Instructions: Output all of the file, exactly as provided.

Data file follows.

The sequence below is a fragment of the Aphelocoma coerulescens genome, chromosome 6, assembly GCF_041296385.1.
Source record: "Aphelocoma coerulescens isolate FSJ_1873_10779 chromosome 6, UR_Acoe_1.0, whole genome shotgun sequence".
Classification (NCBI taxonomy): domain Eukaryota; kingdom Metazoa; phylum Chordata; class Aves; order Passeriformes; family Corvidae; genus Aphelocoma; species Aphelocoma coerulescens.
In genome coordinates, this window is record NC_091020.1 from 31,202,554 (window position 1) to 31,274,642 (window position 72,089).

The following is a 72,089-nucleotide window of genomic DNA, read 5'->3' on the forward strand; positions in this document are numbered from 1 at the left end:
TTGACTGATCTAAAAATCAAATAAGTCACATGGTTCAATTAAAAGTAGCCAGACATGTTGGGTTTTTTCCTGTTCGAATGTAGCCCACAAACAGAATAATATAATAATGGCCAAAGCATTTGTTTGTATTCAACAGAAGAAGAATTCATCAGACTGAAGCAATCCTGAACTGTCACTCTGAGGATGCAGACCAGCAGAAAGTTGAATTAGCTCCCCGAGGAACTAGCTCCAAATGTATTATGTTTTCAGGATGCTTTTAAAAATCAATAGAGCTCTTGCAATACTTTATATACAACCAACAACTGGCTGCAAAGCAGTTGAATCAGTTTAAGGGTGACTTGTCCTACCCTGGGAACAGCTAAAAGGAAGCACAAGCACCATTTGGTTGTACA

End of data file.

The sequence below is a fragment of the Aphelocoma coerulescens genome, chromosome 6, assembly GCF_041296385.1.
Source record: "Aphelocoma coerulescens isolate FSJ_1873_10779 chromosome 6, UR_Acoe_1.0, whole genome shotgun sequence".
Classification (NCBI taxonomy): domain Eukaryota; kingdom Metazoa; phylum Chordata; class Aves; order Passeriformes; family Corvidae; genus Aphelocoma; species Aphelocoma coerulescens.
In genome coordinates, this window is record NC_091020.1 from 31,202,554 (window position 1) to 31,274,642 (window position 72,089).

The following is a 72,089-nucleotide window of genomic DNA, read 5'->3' on the forward strand; positions in this document are numbered from 1 at the left end:
TTGACTGATCTAAAAATCAAATAAGTCACATGGTTCAATTAAAAGTAGCCAGACATGTTGGGTTTTTTCCTGTTCGAATGTAGCCCACAAACAGAATAATATAATAATGGCCAAAGCATTTGTTTGTATTCAACAGAAGAAGAATTCATCAGACTGAAGCAATCCTGAACTGTCACTCTGAGGATGCAGACCAGCAGAAAGTTGAATTAGCTCCCCGAGGAACTAGCTCCAAATGTATTATGTTTTCAGGATGCTTTTAAAAATCAATAGAGCTCTTGCAATACTTTATATACAACCAACAACTGGCTGCAAAGCAGTTGAATCAGTTTAAGGGTGACTTGTCCTACCCTGGGAACAGCTAAAAGGAAGCACAAGCACCATTTGGTTGTACA